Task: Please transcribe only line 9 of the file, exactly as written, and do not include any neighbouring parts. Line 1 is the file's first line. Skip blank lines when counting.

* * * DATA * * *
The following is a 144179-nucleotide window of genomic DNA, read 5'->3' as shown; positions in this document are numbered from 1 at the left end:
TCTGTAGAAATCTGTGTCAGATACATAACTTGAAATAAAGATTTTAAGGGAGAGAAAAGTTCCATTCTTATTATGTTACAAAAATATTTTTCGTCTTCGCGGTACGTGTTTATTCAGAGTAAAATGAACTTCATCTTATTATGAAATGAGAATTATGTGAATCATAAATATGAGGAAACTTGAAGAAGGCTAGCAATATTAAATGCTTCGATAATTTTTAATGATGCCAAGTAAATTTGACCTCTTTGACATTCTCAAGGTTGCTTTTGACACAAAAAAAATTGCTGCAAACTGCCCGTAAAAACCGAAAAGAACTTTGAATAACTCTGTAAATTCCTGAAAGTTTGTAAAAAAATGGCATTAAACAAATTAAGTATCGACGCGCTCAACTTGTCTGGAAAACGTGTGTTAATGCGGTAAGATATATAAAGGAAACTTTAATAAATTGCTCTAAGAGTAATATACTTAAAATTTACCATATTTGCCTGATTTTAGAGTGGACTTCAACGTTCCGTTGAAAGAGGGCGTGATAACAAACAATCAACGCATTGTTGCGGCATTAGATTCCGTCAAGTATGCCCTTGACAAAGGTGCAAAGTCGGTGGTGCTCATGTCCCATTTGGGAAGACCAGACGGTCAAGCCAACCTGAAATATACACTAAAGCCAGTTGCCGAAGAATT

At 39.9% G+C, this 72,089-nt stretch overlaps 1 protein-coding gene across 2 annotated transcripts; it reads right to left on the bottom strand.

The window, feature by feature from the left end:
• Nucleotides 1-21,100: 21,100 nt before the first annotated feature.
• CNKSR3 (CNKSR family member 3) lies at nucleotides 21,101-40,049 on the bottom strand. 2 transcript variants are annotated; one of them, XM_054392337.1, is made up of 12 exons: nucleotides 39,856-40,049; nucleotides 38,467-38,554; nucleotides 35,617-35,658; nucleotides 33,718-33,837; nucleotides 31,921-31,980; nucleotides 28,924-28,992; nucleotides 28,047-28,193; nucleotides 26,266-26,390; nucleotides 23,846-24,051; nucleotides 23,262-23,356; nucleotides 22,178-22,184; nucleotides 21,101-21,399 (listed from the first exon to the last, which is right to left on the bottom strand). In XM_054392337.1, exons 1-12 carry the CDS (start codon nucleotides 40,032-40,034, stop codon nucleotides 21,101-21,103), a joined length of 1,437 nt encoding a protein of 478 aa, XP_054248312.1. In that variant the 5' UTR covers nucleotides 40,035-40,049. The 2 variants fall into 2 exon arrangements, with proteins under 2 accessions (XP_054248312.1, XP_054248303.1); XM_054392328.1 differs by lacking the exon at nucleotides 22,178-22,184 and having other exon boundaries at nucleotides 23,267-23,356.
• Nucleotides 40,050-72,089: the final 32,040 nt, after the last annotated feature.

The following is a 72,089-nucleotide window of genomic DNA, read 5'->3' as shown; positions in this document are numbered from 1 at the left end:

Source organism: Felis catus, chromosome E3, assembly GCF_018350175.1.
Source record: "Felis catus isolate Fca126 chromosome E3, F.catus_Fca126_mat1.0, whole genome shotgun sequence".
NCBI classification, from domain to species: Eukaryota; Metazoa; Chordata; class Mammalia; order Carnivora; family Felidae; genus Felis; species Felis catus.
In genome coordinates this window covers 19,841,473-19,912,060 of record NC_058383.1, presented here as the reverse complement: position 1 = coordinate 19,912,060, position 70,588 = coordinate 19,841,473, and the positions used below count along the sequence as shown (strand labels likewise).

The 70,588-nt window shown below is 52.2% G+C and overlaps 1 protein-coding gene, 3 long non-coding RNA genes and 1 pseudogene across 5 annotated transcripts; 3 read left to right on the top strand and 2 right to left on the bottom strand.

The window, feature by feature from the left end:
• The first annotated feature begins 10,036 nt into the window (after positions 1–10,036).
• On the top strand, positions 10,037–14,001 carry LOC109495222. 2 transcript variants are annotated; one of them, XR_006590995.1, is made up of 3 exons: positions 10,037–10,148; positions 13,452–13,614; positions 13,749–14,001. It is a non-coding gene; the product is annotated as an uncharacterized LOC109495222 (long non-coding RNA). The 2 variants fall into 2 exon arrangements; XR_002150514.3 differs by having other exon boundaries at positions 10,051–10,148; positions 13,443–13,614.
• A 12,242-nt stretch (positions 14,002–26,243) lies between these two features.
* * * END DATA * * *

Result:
Source organism: Felis catus, chromosome E3, assembly GCF_018350175.1.